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Now . . . for the Second Hundred Days : Let's not dwell too long on the first hundred days of any President. It's an artificial benchmark.

April 29, 1993

What we prefer to say for President Clinton is that it is only the first hundred days and that we remain hopeful about the second hundred.

Clinton is obviously intelligent and hard-working. And his record is replete with examples of learning from past mistakes. He seems terrific in two areas but weak in a third. He is great with an audience and at policy analysis. Less impressive is his ability to get things done. Congress has been underwhelmed by Clinton; he has been overwhelmed by it. The interaction, at its worst, has put the federal government on a negative roll. To be fair, Republican intransigence, by harming momentum for Clinton, has harmed it for the economic recovery: The hope of getting the deficit under control was a great tonic for financial markets. If dissipating that mood has helped the GOP, it hasn't helped the country.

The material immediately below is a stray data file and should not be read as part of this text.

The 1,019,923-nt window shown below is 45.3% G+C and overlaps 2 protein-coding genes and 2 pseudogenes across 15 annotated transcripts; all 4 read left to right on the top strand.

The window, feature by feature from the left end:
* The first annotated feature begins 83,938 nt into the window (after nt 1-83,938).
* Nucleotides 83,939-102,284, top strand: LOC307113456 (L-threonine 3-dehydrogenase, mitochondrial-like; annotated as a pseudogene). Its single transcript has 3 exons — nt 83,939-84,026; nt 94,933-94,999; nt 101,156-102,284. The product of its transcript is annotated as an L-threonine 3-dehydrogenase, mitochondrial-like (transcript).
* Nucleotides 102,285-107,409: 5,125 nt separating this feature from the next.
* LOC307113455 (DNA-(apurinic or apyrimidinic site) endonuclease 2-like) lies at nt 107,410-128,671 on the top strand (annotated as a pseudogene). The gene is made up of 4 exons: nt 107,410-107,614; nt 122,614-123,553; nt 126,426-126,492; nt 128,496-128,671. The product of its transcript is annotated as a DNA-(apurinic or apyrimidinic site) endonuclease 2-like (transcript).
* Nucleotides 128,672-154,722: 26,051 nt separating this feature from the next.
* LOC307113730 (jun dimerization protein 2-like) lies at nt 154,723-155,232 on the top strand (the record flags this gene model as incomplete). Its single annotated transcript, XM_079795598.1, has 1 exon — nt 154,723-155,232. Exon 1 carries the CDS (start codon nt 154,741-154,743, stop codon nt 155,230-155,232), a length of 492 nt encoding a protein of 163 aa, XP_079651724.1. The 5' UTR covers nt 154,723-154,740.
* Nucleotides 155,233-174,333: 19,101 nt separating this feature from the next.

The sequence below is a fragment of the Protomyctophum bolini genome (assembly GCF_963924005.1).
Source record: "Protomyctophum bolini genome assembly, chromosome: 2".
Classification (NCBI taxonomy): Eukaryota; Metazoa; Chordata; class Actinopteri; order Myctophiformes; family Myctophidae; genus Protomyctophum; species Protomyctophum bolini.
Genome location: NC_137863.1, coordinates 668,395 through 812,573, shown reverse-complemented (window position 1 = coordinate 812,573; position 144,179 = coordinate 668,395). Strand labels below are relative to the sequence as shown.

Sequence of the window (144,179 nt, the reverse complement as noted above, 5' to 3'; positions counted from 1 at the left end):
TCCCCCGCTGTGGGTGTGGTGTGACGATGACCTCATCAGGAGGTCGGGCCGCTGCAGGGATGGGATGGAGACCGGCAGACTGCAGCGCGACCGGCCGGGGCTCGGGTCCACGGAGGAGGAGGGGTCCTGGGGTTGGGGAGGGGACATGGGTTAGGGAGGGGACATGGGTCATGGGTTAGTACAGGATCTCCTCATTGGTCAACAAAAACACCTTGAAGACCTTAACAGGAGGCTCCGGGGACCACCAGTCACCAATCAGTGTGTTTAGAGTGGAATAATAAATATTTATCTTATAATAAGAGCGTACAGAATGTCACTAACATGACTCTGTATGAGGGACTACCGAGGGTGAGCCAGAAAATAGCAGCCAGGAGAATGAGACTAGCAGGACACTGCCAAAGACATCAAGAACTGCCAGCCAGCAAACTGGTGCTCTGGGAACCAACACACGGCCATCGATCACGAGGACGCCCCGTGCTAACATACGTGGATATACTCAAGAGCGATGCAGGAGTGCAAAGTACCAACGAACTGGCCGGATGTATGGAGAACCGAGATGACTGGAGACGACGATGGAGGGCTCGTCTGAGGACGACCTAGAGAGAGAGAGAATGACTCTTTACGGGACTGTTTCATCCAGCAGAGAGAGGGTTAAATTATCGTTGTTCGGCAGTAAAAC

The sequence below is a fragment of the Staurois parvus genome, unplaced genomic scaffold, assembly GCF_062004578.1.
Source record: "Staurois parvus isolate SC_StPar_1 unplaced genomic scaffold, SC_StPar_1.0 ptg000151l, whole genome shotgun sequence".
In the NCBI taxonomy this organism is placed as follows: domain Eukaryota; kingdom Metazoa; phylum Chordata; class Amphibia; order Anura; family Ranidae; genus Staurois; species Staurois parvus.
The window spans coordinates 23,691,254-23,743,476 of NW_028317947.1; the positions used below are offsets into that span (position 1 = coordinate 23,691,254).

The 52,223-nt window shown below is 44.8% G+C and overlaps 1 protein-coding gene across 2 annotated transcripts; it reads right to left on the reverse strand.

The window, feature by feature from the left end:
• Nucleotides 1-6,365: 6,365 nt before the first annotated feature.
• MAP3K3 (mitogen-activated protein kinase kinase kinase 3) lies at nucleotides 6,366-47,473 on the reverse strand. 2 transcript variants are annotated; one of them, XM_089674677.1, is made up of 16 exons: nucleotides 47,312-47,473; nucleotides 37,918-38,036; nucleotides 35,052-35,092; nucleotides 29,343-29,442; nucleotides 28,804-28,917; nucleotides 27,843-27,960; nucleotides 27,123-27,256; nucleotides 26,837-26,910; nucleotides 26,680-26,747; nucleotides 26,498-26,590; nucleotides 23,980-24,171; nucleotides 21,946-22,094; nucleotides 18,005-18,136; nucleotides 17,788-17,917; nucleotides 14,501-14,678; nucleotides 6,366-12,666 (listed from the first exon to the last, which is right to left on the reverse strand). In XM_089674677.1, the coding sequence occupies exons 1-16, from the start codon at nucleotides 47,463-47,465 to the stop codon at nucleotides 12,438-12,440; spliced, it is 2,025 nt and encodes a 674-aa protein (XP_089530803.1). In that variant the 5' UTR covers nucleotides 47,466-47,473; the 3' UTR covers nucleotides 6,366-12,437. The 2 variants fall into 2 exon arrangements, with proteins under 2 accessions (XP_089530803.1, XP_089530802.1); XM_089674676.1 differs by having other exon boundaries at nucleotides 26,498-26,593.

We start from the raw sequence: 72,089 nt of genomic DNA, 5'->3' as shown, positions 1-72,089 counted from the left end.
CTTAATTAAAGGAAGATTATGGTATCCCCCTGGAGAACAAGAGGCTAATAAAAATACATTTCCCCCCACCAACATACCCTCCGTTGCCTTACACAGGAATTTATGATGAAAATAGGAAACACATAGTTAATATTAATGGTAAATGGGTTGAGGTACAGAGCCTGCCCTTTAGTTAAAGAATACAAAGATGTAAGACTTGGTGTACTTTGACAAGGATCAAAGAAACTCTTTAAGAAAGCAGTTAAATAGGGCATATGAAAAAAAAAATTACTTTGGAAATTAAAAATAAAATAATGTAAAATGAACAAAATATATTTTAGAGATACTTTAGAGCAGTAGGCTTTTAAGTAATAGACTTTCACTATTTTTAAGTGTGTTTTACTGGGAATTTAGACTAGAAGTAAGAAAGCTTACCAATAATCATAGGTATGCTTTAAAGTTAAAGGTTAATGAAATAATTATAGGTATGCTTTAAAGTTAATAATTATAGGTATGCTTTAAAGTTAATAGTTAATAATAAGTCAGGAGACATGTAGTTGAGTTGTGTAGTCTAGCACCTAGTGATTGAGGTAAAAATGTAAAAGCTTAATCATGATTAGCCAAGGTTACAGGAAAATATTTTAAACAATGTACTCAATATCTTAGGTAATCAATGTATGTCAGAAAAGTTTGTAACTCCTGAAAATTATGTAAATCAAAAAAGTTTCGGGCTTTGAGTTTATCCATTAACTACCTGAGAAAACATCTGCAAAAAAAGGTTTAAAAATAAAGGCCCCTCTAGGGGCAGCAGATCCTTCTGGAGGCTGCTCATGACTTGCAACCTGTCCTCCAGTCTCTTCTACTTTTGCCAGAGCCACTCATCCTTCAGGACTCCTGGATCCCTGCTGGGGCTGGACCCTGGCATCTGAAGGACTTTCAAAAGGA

Clinton is a minority President--elected by only 43% of the vote. But his Administration has been acting otherwise. One obvious suggestion is that he work harder with Congress and be wary of the utopians in his crowd who believe that public policy is arrived at purely on its merits. Another, less obvious suggestion for this stranger to the wily ways of Washington is that he strive for a more bipartisan style of governing. That means asking moderate, sensible Republicans for help, whether seeking their advice or even appointing them to positions of influence if not power.

Perhaps some kind of gradual, masterful movement toward a government of national unity might help. It's worth a thought at the highest levels of the White House.

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